The new trade deals Trans-Atlantic & Trans-Pacific “Partnerships” complete the corporate world takeover As I have emphasized since these “partnerships” were first announced, their purpose is to give corporations immunity from the laws in the countries in which they do business. The principle mechanism of this immunity is the granting of the right to corporations to sue governments and agencies of governments that have laws or regulations that impinge on corporate profits. For example, France’s prohibitions of GMO foods are, under the “partnerships,” “restraints on trade that impinge on corporate profits.
The “partnerships” set up “tribunals” staffed by corporations that are outside the court systems of the sovereign governments. It is in these corporate tribunals that the lawsuits take place. In other words the corporations are judge, jury, and prosecutor. They can’t lose. The “partnerships” set up secret unaccountable governments that are higher and have power over the elected governments.
You can ask yourself how much money the representatives of the countries who “fasttracked” this system were paid by the corporations and how much the bribes will be to get the agreements approved by the legislators. As you witness American, British, German and other government officials agitate in behalf of corporate rule, you will know that they have been well paid.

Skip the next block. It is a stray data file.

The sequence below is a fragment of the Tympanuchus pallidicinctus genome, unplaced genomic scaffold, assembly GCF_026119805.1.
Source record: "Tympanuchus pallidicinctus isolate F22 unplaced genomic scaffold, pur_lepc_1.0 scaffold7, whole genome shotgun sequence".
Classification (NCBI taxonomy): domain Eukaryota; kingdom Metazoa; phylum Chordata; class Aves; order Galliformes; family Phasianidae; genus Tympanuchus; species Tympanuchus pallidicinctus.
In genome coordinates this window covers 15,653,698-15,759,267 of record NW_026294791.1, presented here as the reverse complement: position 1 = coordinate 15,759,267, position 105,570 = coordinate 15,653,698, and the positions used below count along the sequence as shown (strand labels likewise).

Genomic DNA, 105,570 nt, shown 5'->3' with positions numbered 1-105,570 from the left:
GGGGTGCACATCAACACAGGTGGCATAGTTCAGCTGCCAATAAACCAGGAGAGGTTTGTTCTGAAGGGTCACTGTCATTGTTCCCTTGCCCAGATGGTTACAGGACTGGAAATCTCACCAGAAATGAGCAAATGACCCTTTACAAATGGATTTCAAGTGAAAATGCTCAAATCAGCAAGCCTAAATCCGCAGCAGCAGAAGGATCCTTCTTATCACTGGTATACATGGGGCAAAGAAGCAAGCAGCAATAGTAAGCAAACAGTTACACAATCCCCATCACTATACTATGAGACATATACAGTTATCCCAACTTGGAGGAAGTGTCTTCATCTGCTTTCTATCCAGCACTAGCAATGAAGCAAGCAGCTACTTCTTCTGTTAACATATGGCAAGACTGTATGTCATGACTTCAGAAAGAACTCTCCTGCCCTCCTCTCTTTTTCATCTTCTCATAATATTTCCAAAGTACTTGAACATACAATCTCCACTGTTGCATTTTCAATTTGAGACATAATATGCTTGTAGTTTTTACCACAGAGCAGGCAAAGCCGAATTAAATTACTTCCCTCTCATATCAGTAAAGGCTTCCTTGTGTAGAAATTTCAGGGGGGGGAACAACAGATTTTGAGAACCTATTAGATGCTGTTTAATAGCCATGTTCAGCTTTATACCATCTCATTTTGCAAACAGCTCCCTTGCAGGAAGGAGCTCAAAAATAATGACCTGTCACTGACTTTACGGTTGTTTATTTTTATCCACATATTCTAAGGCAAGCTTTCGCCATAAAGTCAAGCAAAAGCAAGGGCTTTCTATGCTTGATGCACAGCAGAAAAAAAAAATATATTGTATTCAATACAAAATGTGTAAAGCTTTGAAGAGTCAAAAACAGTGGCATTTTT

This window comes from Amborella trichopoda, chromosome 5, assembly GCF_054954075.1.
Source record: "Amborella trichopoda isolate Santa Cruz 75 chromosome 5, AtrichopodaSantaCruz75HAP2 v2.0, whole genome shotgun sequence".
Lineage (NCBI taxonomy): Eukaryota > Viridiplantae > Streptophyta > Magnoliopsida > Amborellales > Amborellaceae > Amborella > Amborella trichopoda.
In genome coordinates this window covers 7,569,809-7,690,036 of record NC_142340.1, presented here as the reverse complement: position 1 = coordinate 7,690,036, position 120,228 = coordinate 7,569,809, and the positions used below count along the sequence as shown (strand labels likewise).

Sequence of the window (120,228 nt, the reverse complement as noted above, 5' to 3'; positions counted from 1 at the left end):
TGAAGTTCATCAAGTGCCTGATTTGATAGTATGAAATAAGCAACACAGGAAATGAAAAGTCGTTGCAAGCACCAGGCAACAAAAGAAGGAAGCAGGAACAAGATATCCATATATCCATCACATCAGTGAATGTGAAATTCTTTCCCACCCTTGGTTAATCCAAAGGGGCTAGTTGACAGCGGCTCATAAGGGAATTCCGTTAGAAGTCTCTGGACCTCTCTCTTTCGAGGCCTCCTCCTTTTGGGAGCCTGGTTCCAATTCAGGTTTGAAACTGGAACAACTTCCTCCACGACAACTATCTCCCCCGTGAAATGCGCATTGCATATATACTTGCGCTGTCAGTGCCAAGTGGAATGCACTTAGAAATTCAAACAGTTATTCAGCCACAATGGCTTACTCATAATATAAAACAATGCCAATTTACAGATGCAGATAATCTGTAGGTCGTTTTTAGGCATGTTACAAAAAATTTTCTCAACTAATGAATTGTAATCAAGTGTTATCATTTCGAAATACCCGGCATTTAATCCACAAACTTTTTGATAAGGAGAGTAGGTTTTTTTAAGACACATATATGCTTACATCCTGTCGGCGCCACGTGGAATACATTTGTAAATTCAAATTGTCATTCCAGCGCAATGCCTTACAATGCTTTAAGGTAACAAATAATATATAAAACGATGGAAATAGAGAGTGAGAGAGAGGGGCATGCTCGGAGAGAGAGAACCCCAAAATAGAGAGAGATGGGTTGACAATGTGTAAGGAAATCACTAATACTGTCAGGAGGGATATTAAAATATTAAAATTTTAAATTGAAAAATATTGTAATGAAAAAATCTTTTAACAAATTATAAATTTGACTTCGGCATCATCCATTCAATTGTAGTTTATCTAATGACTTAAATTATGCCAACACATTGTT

Peter Liley, Minister of Trade and Industry in Margaret Thatcher’s Conservative government and currently a Conservative member of the British Parliament took the trouble of looking at the Trans-Atlantic partnership and is warning against it. As a politician he cannot speak as forcefully as he might like, but he gives you the picture. Here is Eric Zuesse’s report: and Mr. Liley's quote:
I believe in free trade. Always have, always will. As the only serving MP to have negotiated a successful free trade deal (the Uruguay Round – as Trade and Industry Secretary during the 1990s), I automatically supported the Transatlantic Trade and Investment Partnership (TTIP) deal currently being negotiated between the USA and EU, assuming it was a free trade agreement.
The more closely I look at it, the more parts of it worry me. Conservatives who believe in free trade should be very wary about endorsing TTIP. And both the Leave and Remain campaigns should look very carefully at its implications for our EU membership.
Let me explain why.
TTIP is not primarily about removing tariffs and quotas. The average tariff levied by the US on goods from Europe is just 2.5 per cent. Getting rid of them would be worthwhile – but no big deal.
It is mainly about harmonising product specifications and creating a special regime for investment. There is no objection to those things in principle. Insofar as product harmonisation means removing rules introduced as hidden protection of a domestic producer, that is fine. But we should not sign away Parliament’s right to protect our citizens from harmful additives, and so forth.
No government representative who has the slightest bit of integrity and patriotism would have approved these agreements, and no legislative body that is not competely corrupt would hand its power and function over to global corporations.